John Mauldin shares with his readers a private letter from the Boston Consulting Group.
David Rhodes and Daniel Stelter analyze the current financial/economic situation and the solutions being devised by Western governments and go on to tut-tut what is being done, proposed and implemented.
Let me just jump straight to the conclusion where we have this pearl:
“The euro zone needs a comprehensive plan to deliver a combination of higher inflation (to reduce real debt and address diverging unit-labor costs), deleveraging in the periphery, and higher consumption in the northern countries. ”
And there you have it. Do more of the same and ensure that those that are not yet mired in stifling debt do get into it so that in time we should all be equally in the shit pool.
Throughout the entire analysis, not a mention of the monetary system. Not one. Not even by implication. But what Messers Rhodes and Stelter do say should be done is…. wait for it… deliver more inflation.
You can read the letter if you wish. You may have to subscribe to Mauldin’s letter which is free and, anyway, often contains interesting information and data. But the long and the short of this “analysis” is that governments should simply do more of what has already been done till now. The only difference is that now they should do it in spades… you know… go nuclear.
There are two ambiguous paragraphs in this letter. The first one states that: “Take, for example, the history of hyperinflation in Germany in the early 1920s. The German Reichsbank funded the government with newly printed money for several years without causing inflation. But once the public lost trust in money, people started to spend it fast. This led to higher demand and an inflationary spiral.Today the velocity of money in the U.S. is at an all-time low of 5.7. If the number of times a dollar circulates per year to make purchases returned to the long-term average of 17.7, price levels in the U.S. would rise by 294 percent over that periodóunless the Federal Reserve simultaneously reduced its balance sheet by $1.8 trillion. Some inflation is probably attractive to those seeking to reduce debt levels.”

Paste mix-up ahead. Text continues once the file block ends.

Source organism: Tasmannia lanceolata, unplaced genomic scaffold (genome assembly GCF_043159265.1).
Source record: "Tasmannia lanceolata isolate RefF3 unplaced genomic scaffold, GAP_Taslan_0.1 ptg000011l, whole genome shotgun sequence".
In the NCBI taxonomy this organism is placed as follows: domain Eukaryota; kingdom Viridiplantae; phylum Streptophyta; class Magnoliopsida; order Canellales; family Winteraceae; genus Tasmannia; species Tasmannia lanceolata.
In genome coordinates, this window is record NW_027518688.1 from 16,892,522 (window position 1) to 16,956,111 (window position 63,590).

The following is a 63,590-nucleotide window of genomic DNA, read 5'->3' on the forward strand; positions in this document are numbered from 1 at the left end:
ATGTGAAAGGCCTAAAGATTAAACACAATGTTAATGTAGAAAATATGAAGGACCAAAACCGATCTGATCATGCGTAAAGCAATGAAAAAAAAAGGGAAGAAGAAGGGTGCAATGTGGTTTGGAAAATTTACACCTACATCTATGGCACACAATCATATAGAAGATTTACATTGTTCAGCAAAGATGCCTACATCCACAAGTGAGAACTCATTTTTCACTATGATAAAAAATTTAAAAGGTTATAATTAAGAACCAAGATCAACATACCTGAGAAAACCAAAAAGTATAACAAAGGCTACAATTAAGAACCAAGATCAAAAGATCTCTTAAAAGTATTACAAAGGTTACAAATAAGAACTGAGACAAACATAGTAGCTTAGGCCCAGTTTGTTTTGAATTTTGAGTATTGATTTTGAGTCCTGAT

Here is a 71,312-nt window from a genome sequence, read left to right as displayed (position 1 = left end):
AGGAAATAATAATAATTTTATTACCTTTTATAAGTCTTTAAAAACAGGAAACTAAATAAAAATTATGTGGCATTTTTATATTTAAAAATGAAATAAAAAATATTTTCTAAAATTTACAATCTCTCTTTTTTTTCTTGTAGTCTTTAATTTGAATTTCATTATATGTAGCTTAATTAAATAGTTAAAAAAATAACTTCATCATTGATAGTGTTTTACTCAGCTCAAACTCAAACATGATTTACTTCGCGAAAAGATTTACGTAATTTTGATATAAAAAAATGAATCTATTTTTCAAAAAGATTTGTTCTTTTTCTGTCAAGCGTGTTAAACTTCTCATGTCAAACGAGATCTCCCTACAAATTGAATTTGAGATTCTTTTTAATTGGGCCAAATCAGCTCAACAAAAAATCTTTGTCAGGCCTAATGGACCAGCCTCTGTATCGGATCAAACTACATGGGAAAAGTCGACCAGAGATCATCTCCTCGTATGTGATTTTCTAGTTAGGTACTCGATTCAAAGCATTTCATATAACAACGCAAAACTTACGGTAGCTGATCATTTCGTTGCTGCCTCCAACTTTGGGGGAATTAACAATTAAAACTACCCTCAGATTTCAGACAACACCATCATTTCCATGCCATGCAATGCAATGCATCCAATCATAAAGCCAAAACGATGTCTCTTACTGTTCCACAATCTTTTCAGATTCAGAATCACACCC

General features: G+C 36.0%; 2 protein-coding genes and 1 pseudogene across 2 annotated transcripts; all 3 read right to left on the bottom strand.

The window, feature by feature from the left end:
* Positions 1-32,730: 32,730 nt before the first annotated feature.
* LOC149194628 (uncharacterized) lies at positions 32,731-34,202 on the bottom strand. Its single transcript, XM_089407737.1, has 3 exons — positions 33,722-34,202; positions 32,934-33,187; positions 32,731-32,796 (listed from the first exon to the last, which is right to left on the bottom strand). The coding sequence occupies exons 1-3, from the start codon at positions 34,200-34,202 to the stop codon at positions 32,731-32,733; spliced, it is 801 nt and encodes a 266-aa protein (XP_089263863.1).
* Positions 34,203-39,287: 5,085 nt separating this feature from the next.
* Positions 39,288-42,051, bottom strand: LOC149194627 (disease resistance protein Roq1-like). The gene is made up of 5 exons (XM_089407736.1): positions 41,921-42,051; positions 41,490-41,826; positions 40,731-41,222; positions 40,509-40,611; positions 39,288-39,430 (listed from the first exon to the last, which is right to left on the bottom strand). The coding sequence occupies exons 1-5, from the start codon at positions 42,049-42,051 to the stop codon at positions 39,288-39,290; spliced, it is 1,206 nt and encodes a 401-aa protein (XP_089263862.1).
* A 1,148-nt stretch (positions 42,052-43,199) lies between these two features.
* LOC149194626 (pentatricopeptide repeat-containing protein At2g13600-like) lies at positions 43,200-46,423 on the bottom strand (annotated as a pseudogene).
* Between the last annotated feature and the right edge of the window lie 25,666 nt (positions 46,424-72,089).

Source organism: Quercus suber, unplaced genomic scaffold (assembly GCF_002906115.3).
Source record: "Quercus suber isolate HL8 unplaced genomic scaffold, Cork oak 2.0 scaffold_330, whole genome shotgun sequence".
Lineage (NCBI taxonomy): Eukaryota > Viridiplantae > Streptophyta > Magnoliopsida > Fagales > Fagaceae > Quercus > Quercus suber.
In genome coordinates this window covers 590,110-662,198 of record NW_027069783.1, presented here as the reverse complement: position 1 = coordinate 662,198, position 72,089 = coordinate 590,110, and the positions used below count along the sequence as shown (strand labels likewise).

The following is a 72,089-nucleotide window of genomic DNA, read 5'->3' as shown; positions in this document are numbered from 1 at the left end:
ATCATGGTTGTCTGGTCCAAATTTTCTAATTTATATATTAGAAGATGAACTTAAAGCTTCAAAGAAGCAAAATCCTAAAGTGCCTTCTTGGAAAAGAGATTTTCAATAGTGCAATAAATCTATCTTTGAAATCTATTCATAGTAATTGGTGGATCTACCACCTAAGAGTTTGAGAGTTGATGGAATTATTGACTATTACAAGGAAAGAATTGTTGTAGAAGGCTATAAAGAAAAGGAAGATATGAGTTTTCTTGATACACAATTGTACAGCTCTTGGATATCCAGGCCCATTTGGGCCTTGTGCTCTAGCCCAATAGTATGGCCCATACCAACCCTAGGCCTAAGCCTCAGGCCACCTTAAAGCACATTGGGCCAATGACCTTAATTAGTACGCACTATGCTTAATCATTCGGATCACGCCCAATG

The second paragraph states that: “A recent article in The Economist compared the implied adjustments for the periphery of Europe with developments during the 1930s leading to the Great Depression. Back then, adherence to the constraints of the gold standard prevented an adjustment, and Germany had to achieve an internal devaluation to regain competitiveness. Although very few expect a repetition of the tragedy of the 1930s, it is obvious that a strategy of saving our way out of the crisis will not only fail but will run the risk of triggering significant tensions in Europe.”
I am unclear as to whether Rhodes and Stelter are suggesting that German interwar inflation was a clever strategy that yielded positive results. It certainly reads that way to this reader. If indeed this should be the case, Rhodes and Stelter are way off the mark… in my humble opinion… the opinion of an uninitiated geezer typing away at an $800 computer in some obscure corner of the world.
I am no Boston Consulting Group contributor but I have two things to mention at this point. First, German productivity in the interwar period did not pick up till Hitler and his central banker Hijalmar Schacht devised a system that is in all respects similar to a Debt Free Fiat Monetary system. Essentially, they cut the central bank out of the monetary deal and created a currency (MEFOs) that was issued directly by the state. Essentially, Hitler made use of Fiat Money but the crucial difference was that the productivity and profit generated by this new money were no longer leaked out of society to third party banks banks. Rather, productivity and interest were recycled within German society thereby increasing wages, savings, disposable income and investment. This strategy in turn allowed Germany to rearm despite the embargoes that had been imposed by the sponsors of the Treaty of Versailles. This is not a judgment of what was done with those profits. It is simply a statement of fact. Which, by the way, in turn may also explain Germany’s current reluctance to allow the ECB to create debt based inflation to monetize the sovereign debt of individual EU member states.
The second thing is this: